Had you planned to become a thriller writer?
No, but when I gave the manuscript to my publisher, they signed me up on a three-novel contract and I needed to come up with other ideas. So I thought, ‘What do I know about?’ I knew about Germany. I’d been there for Reuters, could pass for German, and I’d heard vaguely about an ex-Nazi organisation called Odessa. And I knew about West Africa, where I’d met half a dozen of these homicidal psychopaths – white mercenaries from South Africa – and had been behind Nigerian lines with them. So that became The Odessa File and The Dogs of War.

How much research do you do before you begin writing?
I think of around four to five ideas and eventually come up with one that I like the sound of, which probably takes about six months. Then research takes about six months. If I’m going to write a description of a location, I want to see it if I possibly can. Other than that, I talk to people who are steeped in knowledge of that subject, find them, ask for an interview, sit with them and talk to them. All this amasses a pile of information, which I then sit down and collate. When I finally sit down to write, I do it quickly using a typewriter. I’ve never graduated beyond a typewriter and I’ve never graduated beyond using two forefingers.

Do you travel to research your novels?
The Day of the Jackal was, oddly, the only one that I didn’t travel for. I wrote it from memory, but I knew Paris very well and I knew the way the French secret service had operated. For The Cobra, I went to West Africa, Washington D.C. and Colombia.

The Cold War was a ‘big theme’ for thriller writers in the Seventies and Eighties. Do you think there’s a big theme now?
The Cold War began with the Berlin blockade in 1948 and lasted for 43 years, until Gorbachev abolished world communism and the USSR in 1991. There were subsidiary threats like the IRA and Palestinian terrorism but the big one was nuclear wipeout. The new threat is undoubtedly terrorism, which is now becoming the major subject for thriller writers.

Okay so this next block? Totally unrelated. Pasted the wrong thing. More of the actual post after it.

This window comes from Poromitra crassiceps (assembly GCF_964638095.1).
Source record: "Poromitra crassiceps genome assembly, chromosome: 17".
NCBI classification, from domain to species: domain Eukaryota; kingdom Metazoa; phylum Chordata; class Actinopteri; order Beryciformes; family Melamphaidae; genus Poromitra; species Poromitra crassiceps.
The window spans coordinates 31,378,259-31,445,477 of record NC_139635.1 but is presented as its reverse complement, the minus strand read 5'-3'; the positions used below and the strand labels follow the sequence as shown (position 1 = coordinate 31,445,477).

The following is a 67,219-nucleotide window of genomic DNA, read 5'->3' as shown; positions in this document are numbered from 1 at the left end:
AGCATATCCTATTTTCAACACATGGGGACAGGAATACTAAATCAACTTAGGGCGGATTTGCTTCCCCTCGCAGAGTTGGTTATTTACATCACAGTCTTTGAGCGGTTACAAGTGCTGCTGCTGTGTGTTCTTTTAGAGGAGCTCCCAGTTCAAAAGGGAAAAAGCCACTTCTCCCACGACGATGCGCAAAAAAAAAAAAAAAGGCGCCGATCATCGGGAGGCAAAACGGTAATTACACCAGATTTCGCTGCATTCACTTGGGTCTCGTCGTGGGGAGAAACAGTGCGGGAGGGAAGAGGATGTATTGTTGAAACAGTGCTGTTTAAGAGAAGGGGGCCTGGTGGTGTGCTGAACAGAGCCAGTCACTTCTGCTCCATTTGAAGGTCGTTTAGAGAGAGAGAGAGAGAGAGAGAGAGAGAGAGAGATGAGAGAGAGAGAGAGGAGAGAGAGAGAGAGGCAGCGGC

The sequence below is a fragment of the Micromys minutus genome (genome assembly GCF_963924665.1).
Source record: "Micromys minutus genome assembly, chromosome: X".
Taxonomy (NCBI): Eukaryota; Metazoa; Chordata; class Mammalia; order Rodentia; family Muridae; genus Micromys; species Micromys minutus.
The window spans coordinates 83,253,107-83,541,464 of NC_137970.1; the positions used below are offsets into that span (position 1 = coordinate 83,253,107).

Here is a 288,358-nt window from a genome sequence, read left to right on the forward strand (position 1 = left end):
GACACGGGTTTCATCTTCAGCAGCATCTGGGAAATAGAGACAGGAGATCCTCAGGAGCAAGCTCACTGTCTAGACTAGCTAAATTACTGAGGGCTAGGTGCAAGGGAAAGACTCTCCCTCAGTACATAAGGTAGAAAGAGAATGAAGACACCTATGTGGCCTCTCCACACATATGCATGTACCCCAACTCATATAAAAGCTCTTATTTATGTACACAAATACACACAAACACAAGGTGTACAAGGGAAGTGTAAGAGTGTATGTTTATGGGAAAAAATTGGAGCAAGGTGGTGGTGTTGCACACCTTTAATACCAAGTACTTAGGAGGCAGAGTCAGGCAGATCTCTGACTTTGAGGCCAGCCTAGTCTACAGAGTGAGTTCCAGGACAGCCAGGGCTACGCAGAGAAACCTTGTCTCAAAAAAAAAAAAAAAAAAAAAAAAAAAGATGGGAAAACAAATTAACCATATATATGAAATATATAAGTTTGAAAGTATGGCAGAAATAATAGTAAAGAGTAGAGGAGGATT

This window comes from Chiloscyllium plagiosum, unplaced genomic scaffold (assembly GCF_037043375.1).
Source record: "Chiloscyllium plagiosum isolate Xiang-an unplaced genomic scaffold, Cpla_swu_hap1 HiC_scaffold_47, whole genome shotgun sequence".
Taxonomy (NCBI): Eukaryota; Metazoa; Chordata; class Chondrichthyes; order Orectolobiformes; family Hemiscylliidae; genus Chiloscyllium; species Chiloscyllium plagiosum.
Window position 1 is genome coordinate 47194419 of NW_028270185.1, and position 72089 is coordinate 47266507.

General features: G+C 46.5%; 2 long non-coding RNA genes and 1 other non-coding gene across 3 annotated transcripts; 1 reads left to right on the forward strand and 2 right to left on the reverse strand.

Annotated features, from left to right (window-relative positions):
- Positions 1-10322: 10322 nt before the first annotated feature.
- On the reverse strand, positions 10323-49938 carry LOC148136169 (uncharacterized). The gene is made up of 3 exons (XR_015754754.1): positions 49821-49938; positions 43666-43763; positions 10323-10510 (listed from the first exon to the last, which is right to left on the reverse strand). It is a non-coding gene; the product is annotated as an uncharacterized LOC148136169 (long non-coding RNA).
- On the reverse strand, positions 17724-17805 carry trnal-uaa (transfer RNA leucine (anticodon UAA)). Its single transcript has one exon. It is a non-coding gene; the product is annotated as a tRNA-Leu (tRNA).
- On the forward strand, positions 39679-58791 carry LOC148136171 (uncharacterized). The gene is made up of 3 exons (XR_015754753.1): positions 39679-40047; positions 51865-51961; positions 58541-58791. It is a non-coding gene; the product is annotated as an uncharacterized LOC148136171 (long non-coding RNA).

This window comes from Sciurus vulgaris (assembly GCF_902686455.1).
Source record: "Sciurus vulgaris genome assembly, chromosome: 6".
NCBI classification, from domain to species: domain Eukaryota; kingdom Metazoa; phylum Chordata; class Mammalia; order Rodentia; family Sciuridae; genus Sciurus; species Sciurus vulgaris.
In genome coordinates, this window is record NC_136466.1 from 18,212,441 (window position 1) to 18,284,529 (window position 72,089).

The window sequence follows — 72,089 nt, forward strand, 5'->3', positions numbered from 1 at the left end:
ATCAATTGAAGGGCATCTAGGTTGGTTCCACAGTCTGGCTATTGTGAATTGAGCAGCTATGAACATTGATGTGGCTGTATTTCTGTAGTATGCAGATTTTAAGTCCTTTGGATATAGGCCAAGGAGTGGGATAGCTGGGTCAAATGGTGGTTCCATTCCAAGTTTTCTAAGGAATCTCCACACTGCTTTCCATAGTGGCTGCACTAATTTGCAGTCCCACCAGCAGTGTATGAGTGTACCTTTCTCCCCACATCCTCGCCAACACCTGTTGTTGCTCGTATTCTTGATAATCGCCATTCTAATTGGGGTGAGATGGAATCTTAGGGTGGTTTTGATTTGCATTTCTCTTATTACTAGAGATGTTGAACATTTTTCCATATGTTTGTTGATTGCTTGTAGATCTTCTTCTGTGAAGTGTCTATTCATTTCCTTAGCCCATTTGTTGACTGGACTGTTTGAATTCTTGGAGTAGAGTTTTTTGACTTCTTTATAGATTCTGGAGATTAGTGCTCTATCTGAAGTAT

What are your interests away from writing?
I love scuba diving. I can drift over a coral reef until the air runs out. My other passion is game fishing. Every holiday, I spend a couple of days out on the sea. I just find bobbing along on a boat on a vast blue canopy of water bliss.

As a Fan of Mandarin Oriental hotels, do you have a favourite?
Hong Kong and New York are fantastic, although our favourite is Miami. It has the spectacular views right out to Key Biscayne and the Great Bay of Miami. It’s wonderful. My wife, Sandy, comes to the London hotel for The Spa – she loves it.

Finally, what advice do you have for aspiring thriller writers?
Write about what interests you and research your facts. Then start slow and build up the tension until it’s like a horse going from walk to trot to canter to gallop, before ending with the sting – the twist in the tail. But we’re all different. What works for one guy doesn’t necessarily work for another.